Monday, August 25, 2008

about suvadive islands......
The United Suvadive Republic (Dhivehi: އެކުވެރި ސުވައިދީބު ޖުމްހޫރިއްޔާ) or Suvadive Islands was a short-lived breakaway nation in the remote Southern Atolls of the Maldive Islands, namely Addu Atoll, Huvadhu Atoll and Fuvammulah that geographically make up the Suvadive archipelago.
The name of this nation was originally an ancient name for the three southernmost atolls of the Maldives. Suvadive (Dhivehi: ސުވައިދީބު) is based on the ancient name for
Huvadhu Atoll, which is by far the largest in the small southern atoll group. The Suvadive secession occurred within in the context of the struggle of the Maldives emerging as a modern nation, but still shackled by feudal and autocratic power structures. The alleged causes were the centralistic policies of the government in Malé and the recent independence of both neighboring countries, India and Ceylon. At that time the Maldives had remained a British protectorate. The Suvadives declared independence on January 3, 1959. They capitulated, rejoining the rest of the nation in September 23, 1963.
Atoll Summary Administrative name Gaafu Dhaalu Atoll Atoll name Huvadhu Atoll Location 0° 28' N and 0° 10' N Letter Q Abbreviation GDh (ގދ) Capital
Thinadhoo Population 18485 No. of Islands 153 Inhabited Islands 10 Atoll Chief Ali Shareef Inhabited Islands Fares Fiyoaree Gaddhoo Hoandeddhoo Maathodaa Madaveli Nadellaa Rathafandhoo Thinadhoo Vaadhoo Uninhabited Islands
Aakiraahuttaa, Athihuttaa, Badéfodiyaa, Barahuttaa, Baulhagallaa, Bodehuttaa, Bodérehaa, Bolimathaidhoo, Dhékanbaa, Dhérékudhéhaa, Dhigérehaa, Dhigulaabadhoo, Dhinmanaa, Dhiyanigilllaa, Dhonigallaa, Dhoonirehaa, Ehéhuttaa, Ekélondaa, Faahuttaa, Faanahuttaa, Faathiyéhuttaa, Faréhulhudhoo, Farukoduhuttaa, Fatéfandhoo, Femunaidhoo, Fenevenehuttaa, Féreythavilingillaa, Fonahigillaa, Gaazeeraa,
Gan, Gehémaagalaa, Gehévalégalaa, Golhaallaa, Haadhoo, Hadahaahuttaa, Hakandhoo, Handaidhoo, Havoddaa, Havodigalaa, Hevaahulhudhoo, Hiyanigilihuttaa, Hoothodéyaa, Hulheddhoo, Hunigondiréhaa, Isdhoo, Kaadeddhoo Island, Kaafaraataa, Kaafénaa, Kaalhéhutta, Kaalhéhuttaa, Kaashidhoo, Kadahalagalaa, Kadévaaréhaa, Kalhaidhoo, Kalhéfalaa, Kalhehigillaa, Kalhéhuttaa, Kalhéréhaa, Kanandhoo, Kandeddhoo, Kannigilla, Kautihulhudhoo, Kélaihuttaa, Keraminthaa, Kereddhoo, Kéyhuvadhoo, Kodaanahuttaa, Kodédhoo, Kodégalaa, Koduhutigallaa, Kodurataa, Konontaa, Kudhé-ehivakaa, Kudhéhulheddhoo, Kudhélifadhoo, Kudhérataa, Kudhukélaihuttaa, Kurikeymaahuttaa, Laihaa, Lifadhoo, Lonudhoo, Lonudhoohuttaa, Maadhoo, Maaéhivakaa, Maagodiréhaa, Maahéraa, Maahutigallaa, Maarehaa, Maavaarulaa, Maaveddhoo, Maguddhoo, Mainaadhoo, Mallaaréhaa, Mariyankoyya Rataa, Mathaidhoo, Mathihuttaa, Mathikera-nanahuththaa, Meehunthibenehuttaa, Menthandhoo, Meragihuttaa, Meyragilla, Mudhimaahuttaa, Odavarrehaa, Oinigillaa, Olhimuntaa, Olhurataa, Raabadaaféhéreehataa, Rahadhoo, Ralhéodagallaa, Reddhahuttaa, Rodhevarrehaa, Thelehuttaa, Thinehuttaa, Ukurihuttaa, Ulégalaa, Vairéyaadhoo, Vatavarrehaa, Veraavillingillaa, Villigalaa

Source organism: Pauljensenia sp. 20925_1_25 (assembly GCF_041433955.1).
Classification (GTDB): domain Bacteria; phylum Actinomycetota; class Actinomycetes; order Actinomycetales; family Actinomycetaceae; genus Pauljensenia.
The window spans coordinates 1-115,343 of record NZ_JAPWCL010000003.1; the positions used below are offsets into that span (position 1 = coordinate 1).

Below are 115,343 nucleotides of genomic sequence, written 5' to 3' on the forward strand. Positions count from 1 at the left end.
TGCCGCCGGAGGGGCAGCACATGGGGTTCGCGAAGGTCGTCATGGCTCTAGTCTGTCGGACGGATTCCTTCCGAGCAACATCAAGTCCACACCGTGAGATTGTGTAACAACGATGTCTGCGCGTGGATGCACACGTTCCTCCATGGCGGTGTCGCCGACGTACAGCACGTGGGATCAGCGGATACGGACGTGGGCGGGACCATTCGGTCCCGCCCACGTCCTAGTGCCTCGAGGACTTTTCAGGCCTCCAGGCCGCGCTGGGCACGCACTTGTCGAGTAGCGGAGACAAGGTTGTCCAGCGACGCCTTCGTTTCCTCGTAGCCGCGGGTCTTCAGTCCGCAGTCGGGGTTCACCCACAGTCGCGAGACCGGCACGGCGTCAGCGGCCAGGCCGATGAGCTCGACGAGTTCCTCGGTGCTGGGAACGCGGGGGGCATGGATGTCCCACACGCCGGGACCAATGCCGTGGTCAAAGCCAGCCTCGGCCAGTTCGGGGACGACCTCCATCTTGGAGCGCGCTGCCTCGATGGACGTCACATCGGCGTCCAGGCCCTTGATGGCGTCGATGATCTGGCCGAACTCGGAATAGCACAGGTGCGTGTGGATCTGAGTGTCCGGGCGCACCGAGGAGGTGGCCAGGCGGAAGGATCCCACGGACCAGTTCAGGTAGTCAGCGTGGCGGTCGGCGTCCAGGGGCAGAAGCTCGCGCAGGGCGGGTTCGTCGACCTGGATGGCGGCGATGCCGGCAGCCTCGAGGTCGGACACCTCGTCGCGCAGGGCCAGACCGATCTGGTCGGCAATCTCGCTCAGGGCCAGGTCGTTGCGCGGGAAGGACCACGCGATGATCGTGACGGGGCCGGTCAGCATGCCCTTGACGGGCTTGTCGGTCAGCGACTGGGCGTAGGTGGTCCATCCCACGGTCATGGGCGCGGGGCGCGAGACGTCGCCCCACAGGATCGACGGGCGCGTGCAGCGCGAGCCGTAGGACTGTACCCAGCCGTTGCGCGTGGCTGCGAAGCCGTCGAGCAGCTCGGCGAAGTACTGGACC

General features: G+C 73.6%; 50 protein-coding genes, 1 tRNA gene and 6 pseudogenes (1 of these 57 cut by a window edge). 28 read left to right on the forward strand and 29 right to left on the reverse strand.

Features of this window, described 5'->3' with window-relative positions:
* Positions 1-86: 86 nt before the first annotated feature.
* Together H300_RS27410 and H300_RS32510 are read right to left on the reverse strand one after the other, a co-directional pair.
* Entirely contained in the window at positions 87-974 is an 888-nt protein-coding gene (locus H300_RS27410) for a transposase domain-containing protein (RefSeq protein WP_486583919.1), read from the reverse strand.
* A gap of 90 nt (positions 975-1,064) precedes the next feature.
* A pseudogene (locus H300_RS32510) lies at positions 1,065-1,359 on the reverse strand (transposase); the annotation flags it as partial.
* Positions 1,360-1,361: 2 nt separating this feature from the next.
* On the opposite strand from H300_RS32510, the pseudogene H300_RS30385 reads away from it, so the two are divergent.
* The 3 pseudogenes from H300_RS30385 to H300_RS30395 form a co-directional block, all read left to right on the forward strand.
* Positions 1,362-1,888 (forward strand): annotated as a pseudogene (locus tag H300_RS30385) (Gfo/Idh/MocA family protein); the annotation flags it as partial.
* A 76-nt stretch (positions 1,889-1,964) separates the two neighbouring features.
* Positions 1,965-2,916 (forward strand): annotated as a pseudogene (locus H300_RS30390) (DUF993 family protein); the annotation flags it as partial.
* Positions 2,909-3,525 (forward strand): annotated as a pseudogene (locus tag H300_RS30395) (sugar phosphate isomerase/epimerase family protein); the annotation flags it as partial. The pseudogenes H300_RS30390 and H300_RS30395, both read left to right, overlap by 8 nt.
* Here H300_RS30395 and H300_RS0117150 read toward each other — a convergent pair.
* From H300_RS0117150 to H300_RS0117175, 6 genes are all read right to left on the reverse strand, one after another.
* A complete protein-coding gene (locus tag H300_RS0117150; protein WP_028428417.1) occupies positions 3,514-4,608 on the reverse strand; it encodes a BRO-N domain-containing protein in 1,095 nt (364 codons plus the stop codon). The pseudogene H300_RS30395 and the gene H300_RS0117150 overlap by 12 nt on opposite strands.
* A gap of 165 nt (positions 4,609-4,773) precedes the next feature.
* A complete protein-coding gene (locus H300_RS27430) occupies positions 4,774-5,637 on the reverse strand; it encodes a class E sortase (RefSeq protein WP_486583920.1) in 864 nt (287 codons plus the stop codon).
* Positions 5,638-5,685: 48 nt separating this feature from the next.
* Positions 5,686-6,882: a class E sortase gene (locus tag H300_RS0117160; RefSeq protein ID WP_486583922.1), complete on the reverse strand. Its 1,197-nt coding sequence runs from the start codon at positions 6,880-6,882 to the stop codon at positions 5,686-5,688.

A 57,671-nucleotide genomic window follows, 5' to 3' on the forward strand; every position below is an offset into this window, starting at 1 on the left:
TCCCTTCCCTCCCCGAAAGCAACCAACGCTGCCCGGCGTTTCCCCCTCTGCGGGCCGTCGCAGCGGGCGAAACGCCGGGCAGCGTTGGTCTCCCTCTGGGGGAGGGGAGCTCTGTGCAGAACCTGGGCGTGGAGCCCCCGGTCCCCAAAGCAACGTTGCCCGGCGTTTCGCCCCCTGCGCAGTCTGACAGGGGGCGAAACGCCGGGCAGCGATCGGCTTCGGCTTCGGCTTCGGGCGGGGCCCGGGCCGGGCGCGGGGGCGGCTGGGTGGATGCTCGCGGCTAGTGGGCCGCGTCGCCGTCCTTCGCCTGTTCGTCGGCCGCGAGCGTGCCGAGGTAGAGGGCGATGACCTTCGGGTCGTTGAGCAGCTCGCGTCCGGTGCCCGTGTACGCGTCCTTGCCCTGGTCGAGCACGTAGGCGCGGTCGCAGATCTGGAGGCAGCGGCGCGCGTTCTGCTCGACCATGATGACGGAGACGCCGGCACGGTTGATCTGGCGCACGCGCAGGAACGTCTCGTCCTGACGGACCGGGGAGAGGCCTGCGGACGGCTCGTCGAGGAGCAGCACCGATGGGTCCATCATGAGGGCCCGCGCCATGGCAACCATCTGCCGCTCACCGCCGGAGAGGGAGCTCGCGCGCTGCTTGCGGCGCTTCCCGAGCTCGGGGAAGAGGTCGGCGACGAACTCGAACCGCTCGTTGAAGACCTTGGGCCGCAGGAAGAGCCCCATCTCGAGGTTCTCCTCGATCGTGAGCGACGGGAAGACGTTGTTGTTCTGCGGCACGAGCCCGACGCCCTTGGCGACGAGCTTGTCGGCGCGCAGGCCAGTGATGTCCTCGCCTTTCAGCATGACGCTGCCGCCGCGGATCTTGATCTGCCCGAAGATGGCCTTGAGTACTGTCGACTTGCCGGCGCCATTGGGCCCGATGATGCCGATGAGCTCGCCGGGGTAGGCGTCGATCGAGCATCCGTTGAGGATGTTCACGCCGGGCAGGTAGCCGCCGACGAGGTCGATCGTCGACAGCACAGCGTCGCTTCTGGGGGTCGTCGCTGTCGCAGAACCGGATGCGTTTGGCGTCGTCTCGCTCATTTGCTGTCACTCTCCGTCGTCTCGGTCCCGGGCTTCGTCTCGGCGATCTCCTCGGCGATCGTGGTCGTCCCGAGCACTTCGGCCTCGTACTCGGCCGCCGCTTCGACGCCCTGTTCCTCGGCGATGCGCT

Saturday, August 23, 2008

Depopulation 1962
This island was formerly known as Havaru Thinadhoo and it was the traditional seat of the Huvadhu Atoll Chief. 'Havaru' meaning 'Military' as the island was occupied by millitants for control of the Huvadhoo region.
In 1962 Havaru Thinadhoo was completely destroyed on the orders of Prime Minister
Ibrahim Nasir to end the separatist movement of the United Suvadive Republic. The islanders were told to go to the shallow reef, where they were standing for hours with water up to their necks. Meanwhile all houses were destroyed, all wells broken and filled with rubble, all trees were cut and much property was looted while the islanders watched. The island was then depopulated and its people dispersed. Some secessionist leaders, most of them notables, were arrested, tortured and imprisoned. Most didn't survive.
The population of Thinadhoo was forced to flee to nearby islands where they were maltreated. One story of the settlers in Vadhoo had to trade gold for a handful of rice. In almost all the islands where they dispered the numbers were declining with the dead.
Havaru Thinadhoo was resettled on the 22nd August 1966 by 2500 people. 440 households were rebuilt. The name of this island was changed from Havaru Thinadhoo to Thinadhoo on 27th June 1979.

Enamaa Boat Incident 2004
The Maldive boat Enamaa was carrying far more than its capacity of up to 126 when a wave overturned it. Twenty one people died with two missing when Enamaa boat capsized into the sea of Gaafu Dhaalu atoll on March 17th, 2004.The Enamaa boat was traveling at nine and a half nautical miles per hour to Thinadhoo Island after watching the home team play a football match in Vilingili Island in Gaafu Alifu atoll